- Easily organize your projects and actions - Includes default lists like "Someday" and "Today"
- Interface can feel bulky sometimes
- The price can be a tad expensive
The Mac platform is no stranger to applications that handle your To-Do lists. Apps like iCal and Mail “which ship with every Mac” come with built in To-Do list features. A common misconception is that using these types of To-Do lists are the easiest way to go, however there is a much more useful way to organize your life and Get Things Done. Introducing Things: A way of getting your stuff done with style.
Getting Things Done
Let’s start off with a quick overview of David Allen’s system of Getting Things Done. It all starts with the idea of getting everything out of your head, and onto paper. This way, you don’t have to worry about holding every little detail in your head, which in turn will give you less stress. Once you’ve downloaded the information into one easily accessible source, you now can organize your information into projects and assign contexts.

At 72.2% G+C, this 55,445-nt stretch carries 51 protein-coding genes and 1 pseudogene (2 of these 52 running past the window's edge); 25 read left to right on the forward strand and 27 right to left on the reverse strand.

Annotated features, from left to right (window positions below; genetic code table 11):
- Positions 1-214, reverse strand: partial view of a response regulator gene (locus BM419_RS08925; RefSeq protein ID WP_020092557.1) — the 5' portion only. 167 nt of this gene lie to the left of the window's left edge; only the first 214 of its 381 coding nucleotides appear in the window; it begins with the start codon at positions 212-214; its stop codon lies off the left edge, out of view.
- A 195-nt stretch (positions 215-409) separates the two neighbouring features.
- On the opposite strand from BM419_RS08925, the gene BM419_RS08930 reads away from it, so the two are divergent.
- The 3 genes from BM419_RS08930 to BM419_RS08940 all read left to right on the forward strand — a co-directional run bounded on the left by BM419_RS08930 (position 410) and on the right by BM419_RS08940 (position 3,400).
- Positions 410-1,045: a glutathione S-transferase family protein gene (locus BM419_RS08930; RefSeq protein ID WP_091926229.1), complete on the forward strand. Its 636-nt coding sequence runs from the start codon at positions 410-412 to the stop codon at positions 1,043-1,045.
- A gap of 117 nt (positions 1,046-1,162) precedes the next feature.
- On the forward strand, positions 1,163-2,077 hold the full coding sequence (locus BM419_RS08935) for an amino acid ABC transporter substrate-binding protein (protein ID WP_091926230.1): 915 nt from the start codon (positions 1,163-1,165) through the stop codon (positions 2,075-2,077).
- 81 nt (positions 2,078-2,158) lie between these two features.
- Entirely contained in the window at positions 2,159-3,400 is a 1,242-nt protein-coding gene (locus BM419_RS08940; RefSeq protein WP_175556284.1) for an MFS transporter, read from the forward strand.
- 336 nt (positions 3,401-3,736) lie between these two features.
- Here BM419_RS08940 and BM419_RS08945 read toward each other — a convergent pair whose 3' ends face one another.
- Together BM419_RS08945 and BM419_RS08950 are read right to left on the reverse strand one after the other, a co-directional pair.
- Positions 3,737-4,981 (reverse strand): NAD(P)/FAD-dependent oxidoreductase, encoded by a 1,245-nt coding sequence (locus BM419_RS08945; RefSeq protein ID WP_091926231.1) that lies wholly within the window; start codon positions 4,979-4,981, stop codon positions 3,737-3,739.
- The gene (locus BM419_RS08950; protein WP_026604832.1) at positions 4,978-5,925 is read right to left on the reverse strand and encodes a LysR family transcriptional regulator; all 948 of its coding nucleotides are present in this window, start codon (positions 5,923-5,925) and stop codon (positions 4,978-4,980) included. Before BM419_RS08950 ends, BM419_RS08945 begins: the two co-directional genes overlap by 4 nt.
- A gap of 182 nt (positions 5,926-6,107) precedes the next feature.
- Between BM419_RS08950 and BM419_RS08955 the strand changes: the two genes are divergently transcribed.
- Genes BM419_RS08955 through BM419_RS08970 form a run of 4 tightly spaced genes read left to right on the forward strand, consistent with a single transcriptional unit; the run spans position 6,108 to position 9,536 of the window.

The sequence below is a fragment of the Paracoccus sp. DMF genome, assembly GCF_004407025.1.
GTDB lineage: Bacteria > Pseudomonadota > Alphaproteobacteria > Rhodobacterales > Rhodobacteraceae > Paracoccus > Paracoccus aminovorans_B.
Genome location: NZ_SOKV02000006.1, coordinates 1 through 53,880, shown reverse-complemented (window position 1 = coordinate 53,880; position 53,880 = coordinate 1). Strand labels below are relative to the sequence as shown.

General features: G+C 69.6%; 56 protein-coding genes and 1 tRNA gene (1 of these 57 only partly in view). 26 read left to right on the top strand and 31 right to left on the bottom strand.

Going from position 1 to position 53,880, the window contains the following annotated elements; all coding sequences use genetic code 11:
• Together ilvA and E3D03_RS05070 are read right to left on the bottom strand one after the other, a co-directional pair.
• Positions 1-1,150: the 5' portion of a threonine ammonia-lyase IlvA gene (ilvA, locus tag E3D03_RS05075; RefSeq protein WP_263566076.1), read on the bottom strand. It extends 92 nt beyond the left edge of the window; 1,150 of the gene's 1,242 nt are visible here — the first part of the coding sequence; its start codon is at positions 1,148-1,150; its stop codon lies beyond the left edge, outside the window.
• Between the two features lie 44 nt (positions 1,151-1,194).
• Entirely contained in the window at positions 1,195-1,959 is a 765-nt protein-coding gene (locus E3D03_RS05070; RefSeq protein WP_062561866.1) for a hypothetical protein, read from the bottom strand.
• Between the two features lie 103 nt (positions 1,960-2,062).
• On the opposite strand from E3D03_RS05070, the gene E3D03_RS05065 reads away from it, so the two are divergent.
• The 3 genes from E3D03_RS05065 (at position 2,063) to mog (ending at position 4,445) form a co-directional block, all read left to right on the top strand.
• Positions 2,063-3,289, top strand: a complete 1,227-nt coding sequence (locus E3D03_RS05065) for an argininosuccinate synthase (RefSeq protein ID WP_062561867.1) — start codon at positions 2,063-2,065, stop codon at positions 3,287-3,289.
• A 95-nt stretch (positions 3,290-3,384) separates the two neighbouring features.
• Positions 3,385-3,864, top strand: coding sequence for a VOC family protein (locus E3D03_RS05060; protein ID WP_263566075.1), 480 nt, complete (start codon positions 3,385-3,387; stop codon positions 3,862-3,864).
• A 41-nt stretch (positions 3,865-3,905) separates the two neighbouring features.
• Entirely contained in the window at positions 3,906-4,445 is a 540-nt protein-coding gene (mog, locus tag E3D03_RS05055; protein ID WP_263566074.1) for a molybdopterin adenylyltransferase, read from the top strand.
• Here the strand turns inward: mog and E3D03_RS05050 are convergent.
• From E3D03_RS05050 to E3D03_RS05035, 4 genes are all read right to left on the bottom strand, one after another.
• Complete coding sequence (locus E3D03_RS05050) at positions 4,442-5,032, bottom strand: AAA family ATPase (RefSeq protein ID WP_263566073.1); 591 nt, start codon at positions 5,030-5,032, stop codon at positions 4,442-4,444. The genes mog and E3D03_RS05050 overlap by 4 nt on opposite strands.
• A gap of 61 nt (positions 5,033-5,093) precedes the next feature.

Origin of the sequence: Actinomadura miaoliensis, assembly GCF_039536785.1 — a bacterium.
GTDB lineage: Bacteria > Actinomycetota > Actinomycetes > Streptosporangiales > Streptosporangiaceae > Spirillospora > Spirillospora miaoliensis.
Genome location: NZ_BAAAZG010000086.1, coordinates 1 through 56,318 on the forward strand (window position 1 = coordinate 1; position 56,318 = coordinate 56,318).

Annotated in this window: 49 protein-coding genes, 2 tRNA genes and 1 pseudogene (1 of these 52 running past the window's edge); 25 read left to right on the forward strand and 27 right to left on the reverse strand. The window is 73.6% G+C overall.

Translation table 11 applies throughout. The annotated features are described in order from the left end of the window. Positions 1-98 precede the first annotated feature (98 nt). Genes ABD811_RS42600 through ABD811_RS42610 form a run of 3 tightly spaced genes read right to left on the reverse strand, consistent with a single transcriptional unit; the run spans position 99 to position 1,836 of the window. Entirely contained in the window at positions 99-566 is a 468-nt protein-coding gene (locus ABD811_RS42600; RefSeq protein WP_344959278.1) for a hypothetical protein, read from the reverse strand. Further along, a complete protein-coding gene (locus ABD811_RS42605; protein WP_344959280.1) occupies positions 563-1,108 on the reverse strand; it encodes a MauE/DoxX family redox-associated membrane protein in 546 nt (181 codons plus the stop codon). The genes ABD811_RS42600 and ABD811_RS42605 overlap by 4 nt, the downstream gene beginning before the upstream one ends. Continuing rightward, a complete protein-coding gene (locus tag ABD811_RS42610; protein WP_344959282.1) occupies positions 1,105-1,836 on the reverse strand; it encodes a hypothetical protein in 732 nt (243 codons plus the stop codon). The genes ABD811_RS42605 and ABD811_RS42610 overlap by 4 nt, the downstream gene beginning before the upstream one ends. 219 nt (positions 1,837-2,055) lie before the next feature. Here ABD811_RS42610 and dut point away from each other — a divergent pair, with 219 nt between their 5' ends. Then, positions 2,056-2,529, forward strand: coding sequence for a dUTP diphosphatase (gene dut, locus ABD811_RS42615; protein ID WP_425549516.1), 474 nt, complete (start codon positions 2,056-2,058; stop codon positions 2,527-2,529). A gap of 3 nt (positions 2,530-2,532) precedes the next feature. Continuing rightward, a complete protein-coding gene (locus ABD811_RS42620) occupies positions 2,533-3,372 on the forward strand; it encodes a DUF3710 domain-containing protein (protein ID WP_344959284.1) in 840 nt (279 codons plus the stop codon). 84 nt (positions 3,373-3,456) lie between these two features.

What are projects and contexts? Projects are tasks that require multiple steps. For instance: The task of Painting the garage requires you to get paint, then Organize the garage for painting, then after that - Start painting the first coat. The project is called “Paint the garage” while the actions (the steps or to-dos associated with this project) are “get paint” and such.
Contexts are the tactile and physical aspects of your projects and actions. Every project and action should have a context. Organizing your projects by context is one of Getting Things Done or GTD‘s greatest features. Using the same example, a couple of contexts for this project might be Home or Errands.